In the middle of the 19th century, this was the home of a merchant and his wife. Nothing unusual in the city of Amsterdam – or in Paramaribo, the capital of Suriname where his wife was born. However, this couple and the wife’s family represent a side of history that keeps getting left out of the story.
Caro was likely born into slavery in Suriname. We know that she was enslaved on a plantation called Kortevreugd by 1787 because she bore her first daughter, Johanna, then. The father was the plantation director Hannis Emicke, to whom she bore three more girls. Hannis manumitted the four girls, but the process to manumit Caro was still underway when he died in 1800. His executors finally freed Caro in 1803.
His will left his house and goods to the four girls, but there were conditions. His daughters had to stay Christian and would only receive their full portion if they got married. Caro was left to hold the goods in trust until the girls came of age. Despite the conditions, the will set the girls up to live as free women in Suriname. The eldest and youngest girls seem to have gone on to become wealthy in their own right.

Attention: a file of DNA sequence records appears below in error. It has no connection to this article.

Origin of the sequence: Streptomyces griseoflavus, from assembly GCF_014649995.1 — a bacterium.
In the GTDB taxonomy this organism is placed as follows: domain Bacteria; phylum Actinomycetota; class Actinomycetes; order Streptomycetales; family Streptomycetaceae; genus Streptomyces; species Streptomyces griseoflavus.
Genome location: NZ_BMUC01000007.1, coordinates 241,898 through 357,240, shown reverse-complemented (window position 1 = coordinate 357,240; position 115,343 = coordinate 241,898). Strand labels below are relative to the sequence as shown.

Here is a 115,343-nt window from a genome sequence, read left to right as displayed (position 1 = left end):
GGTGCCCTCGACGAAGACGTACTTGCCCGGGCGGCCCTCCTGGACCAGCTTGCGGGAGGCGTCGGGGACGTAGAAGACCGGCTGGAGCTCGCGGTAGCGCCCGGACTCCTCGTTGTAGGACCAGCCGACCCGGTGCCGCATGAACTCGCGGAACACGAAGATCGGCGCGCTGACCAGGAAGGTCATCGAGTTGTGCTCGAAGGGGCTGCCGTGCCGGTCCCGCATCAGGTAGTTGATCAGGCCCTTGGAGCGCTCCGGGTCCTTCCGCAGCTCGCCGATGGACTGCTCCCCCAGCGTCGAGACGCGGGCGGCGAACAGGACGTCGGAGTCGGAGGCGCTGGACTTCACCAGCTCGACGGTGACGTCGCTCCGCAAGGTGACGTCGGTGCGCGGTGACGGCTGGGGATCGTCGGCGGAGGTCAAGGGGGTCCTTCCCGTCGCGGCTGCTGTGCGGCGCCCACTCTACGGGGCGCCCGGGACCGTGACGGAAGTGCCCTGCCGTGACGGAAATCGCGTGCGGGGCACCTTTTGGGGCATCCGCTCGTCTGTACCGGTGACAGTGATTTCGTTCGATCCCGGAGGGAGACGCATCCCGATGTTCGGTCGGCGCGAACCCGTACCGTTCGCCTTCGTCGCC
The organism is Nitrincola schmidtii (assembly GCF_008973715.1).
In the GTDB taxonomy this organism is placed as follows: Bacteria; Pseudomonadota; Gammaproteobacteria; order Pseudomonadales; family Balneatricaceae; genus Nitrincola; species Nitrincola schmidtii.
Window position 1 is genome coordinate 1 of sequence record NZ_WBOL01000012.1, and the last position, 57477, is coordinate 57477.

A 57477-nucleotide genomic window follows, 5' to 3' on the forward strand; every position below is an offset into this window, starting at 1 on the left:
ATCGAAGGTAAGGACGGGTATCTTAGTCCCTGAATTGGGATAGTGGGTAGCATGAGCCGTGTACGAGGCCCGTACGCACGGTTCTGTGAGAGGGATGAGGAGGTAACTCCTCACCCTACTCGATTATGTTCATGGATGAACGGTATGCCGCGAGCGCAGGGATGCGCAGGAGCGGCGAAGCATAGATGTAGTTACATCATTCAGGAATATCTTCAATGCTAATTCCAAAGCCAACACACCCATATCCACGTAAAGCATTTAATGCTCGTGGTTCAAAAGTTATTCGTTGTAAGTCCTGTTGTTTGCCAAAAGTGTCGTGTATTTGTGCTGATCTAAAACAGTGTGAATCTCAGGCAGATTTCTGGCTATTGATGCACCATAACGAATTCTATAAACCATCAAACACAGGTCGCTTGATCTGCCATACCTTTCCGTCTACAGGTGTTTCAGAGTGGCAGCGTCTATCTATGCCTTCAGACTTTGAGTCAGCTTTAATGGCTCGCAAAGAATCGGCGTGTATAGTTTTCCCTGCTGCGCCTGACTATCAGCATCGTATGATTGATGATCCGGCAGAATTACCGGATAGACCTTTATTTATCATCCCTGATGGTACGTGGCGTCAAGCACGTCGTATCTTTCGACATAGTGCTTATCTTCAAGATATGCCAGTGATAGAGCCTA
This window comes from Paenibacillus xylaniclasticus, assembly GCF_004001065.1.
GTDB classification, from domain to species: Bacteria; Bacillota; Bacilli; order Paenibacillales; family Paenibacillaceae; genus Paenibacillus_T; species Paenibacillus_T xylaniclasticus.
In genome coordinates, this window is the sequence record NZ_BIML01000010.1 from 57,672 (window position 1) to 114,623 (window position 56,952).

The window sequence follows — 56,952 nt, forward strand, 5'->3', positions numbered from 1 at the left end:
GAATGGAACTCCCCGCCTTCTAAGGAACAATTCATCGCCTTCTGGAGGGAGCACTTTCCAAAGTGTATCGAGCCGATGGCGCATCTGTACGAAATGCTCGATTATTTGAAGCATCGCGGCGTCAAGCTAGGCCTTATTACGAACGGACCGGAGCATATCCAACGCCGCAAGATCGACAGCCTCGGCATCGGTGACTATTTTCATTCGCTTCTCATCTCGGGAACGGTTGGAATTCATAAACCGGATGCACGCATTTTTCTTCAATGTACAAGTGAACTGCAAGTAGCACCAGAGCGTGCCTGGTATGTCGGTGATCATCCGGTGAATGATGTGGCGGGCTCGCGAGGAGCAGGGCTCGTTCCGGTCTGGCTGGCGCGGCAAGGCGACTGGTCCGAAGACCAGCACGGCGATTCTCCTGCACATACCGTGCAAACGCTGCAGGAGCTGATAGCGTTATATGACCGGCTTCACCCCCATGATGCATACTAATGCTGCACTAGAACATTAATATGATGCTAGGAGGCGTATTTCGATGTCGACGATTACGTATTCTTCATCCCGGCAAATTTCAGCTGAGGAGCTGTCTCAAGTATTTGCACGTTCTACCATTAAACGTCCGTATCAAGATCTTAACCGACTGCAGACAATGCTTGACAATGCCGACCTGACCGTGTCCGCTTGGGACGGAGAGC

The eldest, Johanna, lived in Paramaribo with Jan Hendrik Geyer, an attorney with whom she had four children before he died. Eleven years later, when her daughter Carolina was 15, Johanna took her on a freighter for Holland. We can only guess as to why. We know Johanna left her sons in Suriname, because her eldest became the owner of a timber-producing plantation called The Four Hendriks. We know that when Johanna married a commission agent in Rotterdam the following year, she had an enormous dowry of 20,000 guilders.
Carolina eventually moved to Amsterdam. When she married a merchant from Angouleme, she changed her last name to Reyeg Emicke, which was her father’s last name spelled backward and her mother’s last name spelled forwards. The couple seemed prosperous, with a home on the bustling Rokin and a daughter born the year after Johanna passed away. Johanna and Carolina both moved through Surinamese and Dutch society as descendants of an enslaved woman, but they seem to have made their way largely on their own terms despite society’s restrictions.
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